To build an online marketing funnel, let's first define this:
"What is an online marketing funnel?"
An online marketing funnel is a process, a buyer’s journey to attract, convert, nurture and close leads, based on data driven decision making.
Many companies focus on two things: attract and close. Do they work? Yes, Do they work well? No. Here’s the logic:
To attract visitors, you want to have them organically land on your site, or through an external link (referral traffic) from another site. Therefore, by definition, the visitors to your site, or at least the majority of them, are new-ish to your site, your brand, your company, hence there is little trust established, and people are reluctant to buy from you. The reason why this rudimentary funnel still seemingly works is because among that organic traffic or organic visits, there are people who googled your name, and had a “pre-existing condition” to buy from you, without the intent to research or find something new.
What does a typical online marketing funnel look like
A typical online marketing funnel usually consists of these steps
There are many different ways of online demand generation, SEO, PPC, social media, online referrals, etc..
SEO (Search Engine Optimization) is a familiar term to many people, but few know what it entails in-depth.
Many people have told me: “My SEO is great! When I searched for my company’s name, we were on top of the SERP (Search Engine Results Page)”
Well, you should be… If you aren’t, you have a big problem. But do these searches mean anything? You can ask yourself the question: “Do I only want to market and sell to the people who already know me, or even are planning to buy from me?” If your answer is yes, then you’ll find growing your company is a very difficult task. And if the people who’ve searched you on Google ended up buying from someone else, then your problem is even bigger.
Your SEO efforts should be evaluated by how many strategic keywords you are ranking for, how much organic traffic you are getting and how many organic marketing qualified leads, sales qualified leads you are getting.
For example, for the company Moz (a famous SEO tool), if people search for the word Moz, they already know them and are very likely to buy/subscribe, and this is but a very small percentage of people who have SEO needs.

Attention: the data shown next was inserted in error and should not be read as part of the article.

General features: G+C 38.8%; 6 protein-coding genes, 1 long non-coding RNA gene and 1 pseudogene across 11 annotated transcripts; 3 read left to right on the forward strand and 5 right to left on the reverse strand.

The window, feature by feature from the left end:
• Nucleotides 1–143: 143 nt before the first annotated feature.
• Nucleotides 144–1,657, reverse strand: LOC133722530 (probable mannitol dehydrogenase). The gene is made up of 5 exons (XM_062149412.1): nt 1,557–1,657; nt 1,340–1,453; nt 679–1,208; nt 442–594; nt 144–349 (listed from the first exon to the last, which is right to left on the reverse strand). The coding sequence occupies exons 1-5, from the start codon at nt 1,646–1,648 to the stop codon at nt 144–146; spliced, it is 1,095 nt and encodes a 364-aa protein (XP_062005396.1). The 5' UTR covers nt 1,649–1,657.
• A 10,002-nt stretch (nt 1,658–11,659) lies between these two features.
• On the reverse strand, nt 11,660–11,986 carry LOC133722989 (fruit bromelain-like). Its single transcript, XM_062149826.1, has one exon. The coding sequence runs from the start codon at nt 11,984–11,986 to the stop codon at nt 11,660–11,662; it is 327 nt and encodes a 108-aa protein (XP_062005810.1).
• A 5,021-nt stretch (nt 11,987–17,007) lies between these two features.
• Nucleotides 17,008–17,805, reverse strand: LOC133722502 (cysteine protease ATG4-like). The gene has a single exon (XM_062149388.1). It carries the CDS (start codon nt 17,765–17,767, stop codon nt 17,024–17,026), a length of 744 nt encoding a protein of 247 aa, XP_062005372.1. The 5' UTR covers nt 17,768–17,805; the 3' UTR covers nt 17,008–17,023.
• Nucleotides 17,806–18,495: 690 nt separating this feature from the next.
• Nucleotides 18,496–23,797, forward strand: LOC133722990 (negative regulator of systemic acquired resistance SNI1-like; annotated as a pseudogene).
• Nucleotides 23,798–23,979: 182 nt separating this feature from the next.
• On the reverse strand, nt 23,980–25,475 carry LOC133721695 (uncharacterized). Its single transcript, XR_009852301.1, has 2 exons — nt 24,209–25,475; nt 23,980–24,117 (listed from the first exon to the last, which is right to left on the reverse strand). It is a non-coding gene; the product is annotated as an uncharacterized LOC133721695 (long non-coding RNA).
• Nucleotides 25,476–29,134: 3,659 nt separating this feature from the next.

Instead, if when people search for “SEO tools” or “How to do keyword research?” during their marketing research, then Moz shows up on top, then their SEO has contributed lots to their grand marketing efforts.
Social media, online referrals, etc., are other ways to generate demand, which require a much more established online presence. Social media will require followers, and real ones, whereas online referrals usually require content generation to be valuable enough that other sites would like to cite it or blog it. Both of these in turn help with SEO.
Not only does your demand generation need to generate traffic, it needs to generate qualified traffic, the kind of traffic that has the visiting intention well aligned with what you have to offer on your site. For example, if you sell shoes, you want your traffic to be interested in “best shoes to wear to a wedding”, “top 10 affordable but trendy shoes”, and probably not “why were shoes invented?”, “were shoes brought to us by aliens?”, even though these are all various keyword phrases containing the keyword “shoes”.
Lead Nurturing is the part most companies are missing in their marketing campaigns.
When talking about email marketing, most people think about email blasts, or newsletters. They are important, but they are far from being the main pillars of your email marketing strategy. (When was the last time you were so excited about being blasted by emails?)
Email campaigns, when done right, are reportedly generating up to 4,000% ROI (return on investment); and some industries are seeing a 20% sales close rate from people who click on the emails. In other words, this is simply something you cannot ignore.
Your website is your ambassador, it should always give people a customized experience so that they can go through a nurturing journey. The UX on your website needs to tell a story, and it needs to ask for the sale, but it needs to do so in a way that people do not feel forced, but instead, they feel educated and empowered. See our blog on Effective Website Designs.
Content marketing is also an important part of your lead nurturing. When people are in your pipeline, instead of asking them to buy every day, there should be a regular content service, to simply offer help to people. This process will also help you establish thought leadership and build credibility. The more credit you have with your leads, the easier it will be for you to convince them to make a decision to purchase down the line.
Sales Enablement and Sales Closing
There are many ways of closing. In digital marketing, your closing strategy should depend on your buyer’s journey and your buyer persona.
If you have a relatively short sales cycle, there should be bottom of the funnel CTAs (Calls-to-Action) on your site providing the opportunities to convert. If you have a longer sales cycle, you wanna make sure you close them after having nurtured them properly. These can be done in ways described above. There should also be detailed communication between your sales and marketing team (sales enablement), so that the sales team understands well enough:
Where the leads came from
How they behaved on your site
What kind of content interested them the most
What was their pain point(s)
Why did they decide to change vendor, etc.
Almost all the companies experience growth with properly built marketing funnels, detailed by their buyer personas, sales cycles and industries. These funnels also need to be updated regularly, based on data, trends and product offerings. To talk about building a marketing funnel, schedule a free consultation with Dali Marketing here.